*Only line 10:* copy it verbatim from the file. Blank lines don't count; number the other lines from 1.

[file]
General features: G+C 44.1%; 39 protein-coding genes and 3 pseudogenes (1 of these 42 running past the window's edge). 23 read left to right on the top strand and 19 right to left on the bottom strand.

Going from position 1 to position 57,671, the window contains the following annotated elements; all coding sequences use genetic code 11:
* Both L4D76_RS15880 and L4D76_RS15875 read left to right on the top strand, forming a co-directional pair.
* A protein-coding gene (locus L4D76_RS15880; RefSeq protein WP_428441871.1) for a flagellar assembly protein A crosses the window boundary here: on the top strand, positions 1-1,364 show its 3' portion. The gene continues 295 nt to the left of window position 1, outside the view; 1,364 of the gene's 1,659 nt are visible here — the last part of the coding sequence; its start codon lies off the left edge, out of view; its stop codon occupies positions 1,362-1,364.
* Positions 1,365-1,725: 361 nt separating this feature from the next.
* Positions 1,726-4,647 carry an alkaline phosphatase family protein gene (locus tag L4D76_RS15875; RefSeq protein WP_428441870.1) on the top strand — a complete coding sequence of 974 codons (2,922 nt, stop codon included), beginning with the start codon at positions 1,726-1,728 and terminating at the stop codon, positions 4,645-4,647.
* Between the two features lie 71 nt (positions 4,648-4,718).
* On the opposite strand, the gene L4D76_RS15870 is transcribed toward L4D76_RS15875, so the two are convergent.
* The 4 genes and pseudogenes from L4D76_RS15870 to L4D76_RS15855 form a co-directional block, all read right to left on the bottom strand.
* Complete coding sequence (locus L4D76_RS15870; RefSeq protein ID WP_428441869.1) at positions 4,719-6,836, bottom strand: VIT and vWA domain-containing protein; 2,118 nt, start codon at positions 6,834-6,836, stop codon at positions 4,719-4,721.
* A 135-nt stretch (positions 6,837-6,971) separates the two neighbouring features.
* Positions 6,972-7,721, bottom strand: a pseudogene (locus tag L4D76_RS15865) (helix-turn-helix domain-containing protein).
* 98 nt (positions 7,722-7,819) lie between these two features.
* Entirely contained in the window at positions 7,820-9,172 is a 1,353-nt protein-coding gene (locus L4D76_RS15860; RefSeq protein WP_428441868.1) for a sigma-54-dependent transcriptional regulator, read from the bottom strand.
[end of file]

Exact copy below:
* Complete coding sequence (locus L4D76_RS15870; RefSeq protein ID WP_428441869.1) at positions 4,719-6,836, bottom strand: VIT and vWA domain-containing protein; 2,118 nt, start codon at positions 6,834-6,836, stop codon at positions 4,719-4,721.